The assignment was simple: Write a paper on how you would change the world without any limitations.
It was part of Master of Social Entrepreneurship student Erika Barraza's Global Crisis class last fall. After some thought, Barraza wrote her paper on changing the world through empathetic behavior. Little did she know that a few short months later, she'd be doing just that.
Barraza is co-founder of the Homeless GoPro project, an initiative that shares insight into the lives of the San Francisco homeless via first-person video - putting what she's learning in the classroom to work months before graduation.
The Homeless GoPro volunteer team is using the power of technology to increase understanding for the less fortunate in the area.
"It's not a business, it's not a startup; it's a movement," Barraza explains. "We want people to have this conversation about empathy, and technology is the best way to begin to engage in the conversation. We want to build empathy and increase the community's ability to see what others are experiencing."
Homeless GoPro had its online launch on Monday, April 14. A corresponding San Francisco Chronicle article set off a local media storm, and the impact is already reaching the streets. Homeless volunteer Adam Reichart, the initial subject of the Homeless GoPro films, has become somewhat of a San Francisco hero thanks to his footage. He has made $350 in donations on the street this week. But more importantly, the humanity is increasing, Barraza says. People are talking to Reichart, not just dismissing him, and connecting with him "like a neighbor."
A Bay Area native, Barraza has generally felt indifferent to the homeless people in the local cities. But after leaving a NetImpact conference in San Jose last winter and watching local students ignore a homeless group, she says she had an "ah-ha moment" – and realized that while the homeless problem may be prevalent, it's not normal.
Not long after that, as Barraza was applying for a fellowship with IDEO, she saw what she called a "wouldn't it be nice?" post from a fellow applicant named Kevin Adler about documenting the lives of homeless people to share their stories with others and generate compassion. Barraza was ready to put that idea in motion, thanks to her project management experience. She reached out to Adler, whose passion for the project stems from his personal connection to the homeless; he had a homeless uncle growing up. The pair met, talked their idea over, and Homeless GoPro was born.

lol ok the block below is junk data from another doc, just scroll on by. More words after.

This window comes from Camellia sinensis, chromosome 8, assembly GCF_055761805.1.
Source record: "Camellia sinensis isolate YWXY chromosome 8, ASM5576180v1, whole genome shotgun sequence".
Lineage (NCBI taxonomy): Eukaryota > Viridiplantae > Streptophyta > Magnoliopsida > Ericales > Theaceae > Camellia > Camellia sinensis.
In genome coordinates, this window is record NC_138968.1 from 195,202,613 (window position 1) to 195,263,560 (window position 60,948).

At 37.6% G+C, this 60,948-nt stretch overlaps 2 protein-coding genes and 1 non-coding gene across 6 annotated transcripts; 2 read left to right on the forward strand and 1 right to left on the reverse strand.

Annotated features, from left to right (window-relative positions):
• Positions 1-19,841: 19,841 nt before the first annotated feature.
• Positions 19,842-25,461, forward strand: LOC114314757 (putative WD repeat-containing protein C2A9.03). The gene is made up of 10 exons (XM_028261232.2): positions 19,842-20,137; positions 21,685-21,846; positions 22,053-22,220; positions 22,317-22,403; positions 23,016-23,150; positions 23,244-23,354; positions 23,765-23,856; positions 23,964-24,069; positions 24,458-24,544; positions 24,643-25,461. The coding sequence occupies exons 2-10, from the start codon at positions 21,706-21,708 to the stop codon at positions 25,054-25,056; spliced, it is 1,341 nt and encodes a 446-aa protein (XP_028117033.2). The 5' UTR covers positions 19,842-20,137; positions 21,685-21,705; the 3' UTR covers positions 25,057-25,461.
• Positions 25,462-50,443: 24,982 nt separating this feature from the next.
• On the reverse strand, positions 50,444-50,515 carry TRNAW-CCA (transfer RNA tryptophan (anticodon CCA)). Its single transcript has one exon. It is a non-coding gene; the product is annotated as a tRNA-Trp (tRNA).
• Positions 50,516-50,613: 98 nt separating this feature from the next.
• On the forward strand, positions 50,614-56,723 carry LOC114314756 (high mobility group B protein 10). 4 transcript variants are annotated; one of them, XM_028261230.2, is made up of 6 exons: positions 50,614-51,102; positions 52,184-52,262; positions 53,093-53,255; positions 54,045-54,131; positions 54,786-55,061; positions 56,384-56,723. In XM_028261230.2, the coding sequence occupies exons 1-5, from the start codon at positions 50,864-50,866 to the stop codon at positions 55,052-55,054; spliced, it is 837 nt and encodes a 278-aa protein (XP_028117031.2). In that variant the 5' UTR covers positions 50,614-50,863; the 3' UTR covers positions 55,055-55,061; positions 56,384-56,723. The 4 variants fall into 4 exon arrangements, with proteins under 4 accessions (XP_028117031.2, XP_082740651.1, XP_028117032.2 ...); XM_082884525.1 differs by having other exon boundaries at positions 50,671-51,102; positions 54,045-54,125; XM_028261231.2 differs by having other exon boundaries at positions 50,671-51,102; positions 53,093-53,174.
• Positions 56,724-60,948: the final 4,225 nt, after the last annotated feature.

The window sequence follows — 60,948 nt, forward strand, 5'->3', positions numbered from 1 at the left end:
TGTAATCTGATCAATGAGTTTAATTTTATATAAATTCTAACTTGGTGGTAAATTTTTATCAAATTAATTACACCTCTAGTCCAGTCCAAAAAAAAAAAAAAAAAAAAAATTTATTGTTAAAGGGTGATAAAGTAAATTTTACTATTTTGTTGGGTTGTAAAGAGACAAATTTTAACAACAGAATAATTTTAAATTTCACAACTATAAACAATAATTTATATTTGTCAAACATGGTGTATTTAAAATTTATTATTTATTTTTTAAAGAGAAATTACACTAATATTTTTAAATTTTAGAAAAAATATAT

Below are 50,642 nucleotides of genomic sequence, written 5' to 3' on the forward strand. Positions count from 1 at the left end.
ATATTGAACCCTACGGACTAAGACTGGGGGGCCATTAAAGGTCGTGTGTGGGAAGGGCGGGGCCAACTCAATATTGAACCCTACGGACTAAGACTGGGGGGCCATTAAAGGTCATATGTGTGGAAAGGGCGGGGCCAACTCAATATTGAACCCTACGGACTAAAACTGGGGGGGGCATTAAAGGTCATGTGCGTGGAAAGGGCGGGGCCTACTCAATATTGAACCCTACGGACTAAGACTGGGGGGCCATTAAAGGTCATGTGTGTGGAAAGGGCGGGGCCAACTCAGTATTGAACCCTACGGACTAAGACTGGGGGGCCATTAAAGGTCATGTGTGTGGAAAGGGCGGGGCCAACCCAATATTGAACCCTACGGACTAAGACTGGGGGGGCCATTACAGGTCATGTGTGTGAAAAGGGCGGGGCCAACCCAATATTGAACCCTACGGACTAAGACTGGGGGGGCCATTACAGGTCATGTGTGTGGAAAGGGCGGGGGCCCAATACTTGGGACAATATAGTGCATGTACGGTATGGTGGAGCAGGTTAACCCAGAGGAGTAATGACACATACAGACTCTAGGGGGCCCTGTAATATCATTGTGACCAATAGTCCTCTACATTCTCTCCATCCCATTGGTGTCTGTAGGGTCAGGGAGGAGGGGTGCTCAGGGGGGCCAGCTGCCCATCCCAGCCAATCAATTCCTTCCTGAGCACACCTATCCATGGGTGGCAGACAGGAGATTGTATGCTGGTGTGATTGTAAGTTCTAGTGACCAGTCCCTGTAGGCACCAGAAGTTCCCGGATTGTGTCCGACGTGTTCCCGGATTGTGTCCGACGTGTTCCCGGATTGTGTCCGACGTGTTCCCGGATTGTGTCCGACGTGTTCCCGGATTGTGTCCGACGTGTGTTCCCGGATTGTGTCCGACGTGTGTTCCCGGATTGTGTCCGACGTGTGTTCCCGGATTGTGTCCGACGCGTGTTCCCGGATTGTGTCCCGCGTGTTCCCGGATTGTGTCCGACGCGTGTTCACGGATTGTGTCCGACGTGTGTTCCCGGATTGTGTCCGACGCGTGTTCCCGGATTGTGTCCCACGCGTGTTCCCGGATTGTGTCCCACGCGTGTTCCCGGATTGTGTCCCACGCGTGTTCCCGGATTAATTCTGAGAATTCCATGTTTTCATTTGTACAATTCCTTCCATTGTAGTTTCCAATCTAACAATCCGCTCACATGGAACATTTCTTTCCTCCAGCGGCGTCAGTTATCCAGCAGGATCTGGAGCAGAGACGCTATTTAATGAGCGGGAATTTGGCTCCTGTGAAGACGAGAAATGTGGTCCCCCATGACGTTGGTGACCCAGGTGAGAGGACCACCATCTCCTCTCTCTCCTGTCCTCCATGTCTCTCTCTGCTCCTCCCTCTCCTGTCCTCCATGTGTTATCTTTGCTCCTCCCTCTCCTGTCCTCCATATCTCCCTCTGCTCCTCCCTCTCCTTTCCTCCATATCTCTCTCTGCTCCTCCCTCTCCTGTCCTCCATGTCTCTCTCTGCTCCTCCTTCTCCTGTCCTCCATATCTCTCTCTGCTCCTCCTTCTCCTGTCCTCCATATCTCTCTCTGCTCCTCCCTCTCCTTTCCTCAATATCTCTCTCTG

The team recruited a couple more volunteers, including Reichart, who they met via HandUp, an organization facilitating online donations to help the homeless in the Bay Area. With a donated camera from a GoPro employee, they started filming Reichart's everyday activities in January.
Since then, Barraza, Adler and Reichart, who lives in the Castro, have been filming two-hour segments together. Reichart wears the GoPro around his neck and goes about his day, talking with strangers, selling the Street Sheet, a homeless-focused newspaper, and meandering through the Castro. Segments include his personal stories and commentary on the homeless problem in San Francisco. The videos are edited into short segments by volunteer videographers, including Hult San Francisco alum Karl Teien, who Barraza met through the close-knit social entrepreneurship community in the Bay Area.
Homeless GoPro's goals right now are simple: start the conversation about empathy toward the homeless, and get Reichart off the streets. The bigger picture includes expanding the project throughout San Francisco, then nationally and even internationally. Barraza will rely on her international classmates at Hult to help her do this.
"We have such a strong support network among ourselves," Barraza says of her classmates and professors. "I've enjoyed having my classmates' international perspective, and [through them] can organize partnerships on a global scale."
The last few days since the launch of Homeless GoPro have been a bit chaotic, particularly with the media inquiries the team has been receiving. NPR, Huffington Post, and KQED reached out, and then national affiliates and the U.K.'s Daily Mail. The international exposure has helped Barraza make plans to meet up with interested volunteers in Europe when she spends a summer term at Hult's London campus.
Barraza is working hard to balance classes, school work, and Homeless GoPro, plus an active membership in the SoBiz social entrepreneurship student club, an upcoming internship, and a social life. She's also starting to put plans in place to start her own business after graduation. The support and understanding of her equally busy classmates is helping to get her through – and keeping her humble, she says affectionately.
Although she didn't know what to expect with the launch this week, she is truly happy to see her project come to fruition, especially as she recognizes the importance about knowing what you're good at and what drives you.
"I'm staying true to what I want to be doing," she says. "If you make decisions that way, then these things can happen."